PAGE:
board before announcing his deci
sion. "On the other hand, by doing
this, we will be encroaching on a
private citizen's right to run his busi
ness the way he wants to run it.
"Either way you go. you're in
truding on people's rights," Johnson
said. "Because I'm in the middle of
a dilemma. I have elected to abstain
Immediately after the vote,
Johnson was patted on the back by
Ann Batten, a woman who had ad
dressed the board earlier in support
of the ban. She told the board she
has a punctured lung and cannot go
to restaurants where smoking is al
"Thank you," she told Johnson.
Ocean Isle Officials P
BY LYNN CARLSON
Ocean Isle Beach commissioners
will ask state and federal transporta
tion officials to consider routing the
next major eastern interstate high
way through southern Brunswick
In a unanimous vote Tuesday, the
board resolved that Interstate 73, a
Detroit-to-Charleston route whose
plan is expected to be delivered to
Congress next spring, should follow
U.S. 74 from Rockingham to the
Whiteville bypass in Columbus
County before continuing generally
along N.C. 130 to U.S. 17 in
"I don't need to tell you how im
portant it is that we get an interstate
to come into Brunswick County,"
said Odell Williamson, the town's
founder and a gubernatorial ap
pointee to the state transportation
"I'm trying to get support for 1-73
to intersect with (U.S.) 17. If we can
show the powers-that-be that Bruns
wick County needs this kind of eco
nomic boost, 1 think we have a good
shot at having it come in on 17 and
then on to Myrtle Beach."
Congress mandated 1-73 in Dec
ember of 1991 to begin in Detroit,
Mich., and to terminate at Char
ush For New Intersta
"If we can show the powers-that-be
that Brunswick County needs this
kind of economic boost, 1 think we
have a good shot at having it come I
in on 17 and then on to Myrtle
Beach. " ? Odell Williamson
leston, S.C. The legislation also rc- S.C., to thai list.
quires the highway lo pass near A preliminary route for the North
Portsmouth, Ohio, anil Winston- Carolina portion, recommended by
Salem. The Federal Highway Ad- the stale DOT hoard this summer,
ministration added Myrtle Heach. would run through the middle of the
te To Enter
stale, entering northwest of Win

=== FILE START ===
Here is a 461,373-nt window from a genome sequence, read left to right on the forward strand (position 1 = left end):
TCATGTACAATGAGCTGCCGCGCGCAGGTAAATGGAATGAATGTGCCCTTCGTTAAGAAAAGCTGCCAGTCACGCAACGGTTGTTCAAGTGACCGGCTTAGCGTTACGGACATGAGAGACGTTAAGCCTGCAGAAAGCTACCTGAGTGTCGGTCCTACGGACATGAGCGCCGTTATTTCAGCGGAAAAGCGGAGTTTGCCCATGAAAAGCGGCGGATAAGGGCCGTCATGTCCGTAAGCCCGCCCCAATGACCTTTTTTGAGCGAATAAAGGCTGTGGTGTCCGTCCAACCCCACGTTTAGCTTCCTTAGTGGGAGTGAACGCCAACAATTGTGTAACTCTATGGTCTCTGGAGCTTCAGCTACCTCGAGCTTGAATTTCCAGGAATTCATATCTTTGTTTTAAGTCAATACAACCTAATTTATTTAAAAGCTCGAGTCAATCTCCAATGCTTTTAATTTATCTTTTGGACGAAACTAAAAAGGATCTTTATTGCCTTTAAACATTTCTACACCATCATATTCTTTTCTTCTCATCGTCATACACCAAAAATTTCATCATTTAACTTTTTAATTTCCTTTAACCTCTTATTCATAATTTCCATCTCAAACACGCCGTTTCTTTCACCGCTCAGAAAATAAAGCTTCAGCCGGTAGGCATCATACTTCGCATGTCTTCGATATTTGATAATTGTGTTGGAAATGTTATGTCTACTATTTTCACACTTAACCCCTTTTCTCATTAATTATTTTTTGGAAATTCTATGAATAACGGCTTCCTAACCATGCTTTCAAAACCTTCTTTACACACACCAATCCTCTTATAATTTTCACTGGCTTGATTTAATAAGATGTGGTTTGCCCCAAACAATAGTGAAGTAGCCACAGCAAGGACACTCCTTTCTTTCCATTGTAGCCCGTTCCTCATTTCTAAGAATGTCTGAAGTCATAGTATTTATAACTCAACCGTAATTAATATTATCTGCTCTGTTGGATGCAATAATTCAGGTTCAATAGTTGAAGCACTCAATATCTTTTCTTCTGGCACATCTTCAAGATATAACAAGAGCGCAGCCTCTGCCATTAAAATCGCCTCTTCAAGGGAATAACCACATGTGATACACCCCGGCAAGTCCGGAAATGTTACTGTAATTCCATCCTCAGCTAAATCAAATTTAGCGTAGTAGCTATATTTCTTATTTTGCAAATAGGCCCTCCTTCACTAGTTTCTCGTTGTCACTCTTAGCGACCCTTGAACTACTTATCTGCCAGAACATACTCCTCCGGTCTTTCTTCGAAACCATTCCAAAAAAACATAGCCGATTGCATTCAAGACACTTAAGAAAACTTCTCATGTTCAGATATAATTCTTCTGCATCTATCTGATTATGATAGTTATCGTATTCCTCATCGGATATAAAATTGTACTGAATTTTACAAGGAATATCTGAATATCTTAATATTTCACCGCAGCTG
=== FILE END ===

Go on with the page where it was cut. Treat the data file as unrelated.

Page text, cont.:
ston-Salem at Mt. Airy and running
parallel to U.S. 220 to Rockingham
before crossing into South Carolina.
Columbus County business and
political leaders have asked the state
DOT board to consider continuing
the interstate more easterly through
North Carolina, following U.S. 74 to
a point between Chadbourn and
Whiteville before crossing into
South Carolina near Tabor City.
Board Member Williamson wants
to take that a step further, saying it
makes good sense to have 1-73 con
tinue east to U.S. 17 so that it can
serve the South Brunswick beaches
"You took the easy way out."
Under stale law, elected members
of city and county governing boards
cannot abstain from voting unless
they have a personal financial inter
est in the outcome. If a member re
fuses to vote on a motion of the
board, it is recorded as a vote for the
But no such rules specifically ap
ply to county health boards, accord
ing to Jeff Koeze at the N.C.
Institute of Government at Chapel
Hill, an expert on state laws govern
ing boards of health.
"While there is no way to abstain
in the General Assembly and only
certain ways to do so on other
boards, there is nothing in the board
of health statutes that makes absten
tions impermissible," he said. "It's a
matter of policy or ethics rather than
a legal issue."
Koeze said he had received in
quiries about abstaining from health
board votes "five or six times" since
local regulators began considering
smoking control ordinances.
Towns and counties across the
state have drafted and sometimes
passed ordinances aimed at beating
an Oct. 15 deadline imposed by the
state legislature under which locali
ties will be prohibited from enacting
stricter guidelines than those passed
by the General Assembly at the urg
(Sce SMOKING, Page 2-A)
Business News 11C
Church News II A
Classified I -IOC
Crime Report IOC
Court Docket I2-I3C
Obituaries 11 A
Opinion 4-5 A
People In The News 5B
and ultimately connect wiih the Car
olina Bays Parkway proposed to by
pass Myrtle Beach.
"We need to work at this thing all
we can." said Williamson, scheduled
to discuss the alternative route ?vith
his fellow board members today
Thursday and Friday as they meet in
The town's resolution was to be
submitted to N.C. Transportation
Secretary Sam Hunt and to 7th Dis
trict Congressman Charlie Rose.
No construction funds have been
allocated for the new highway,
which is expected to take years to
fund and build.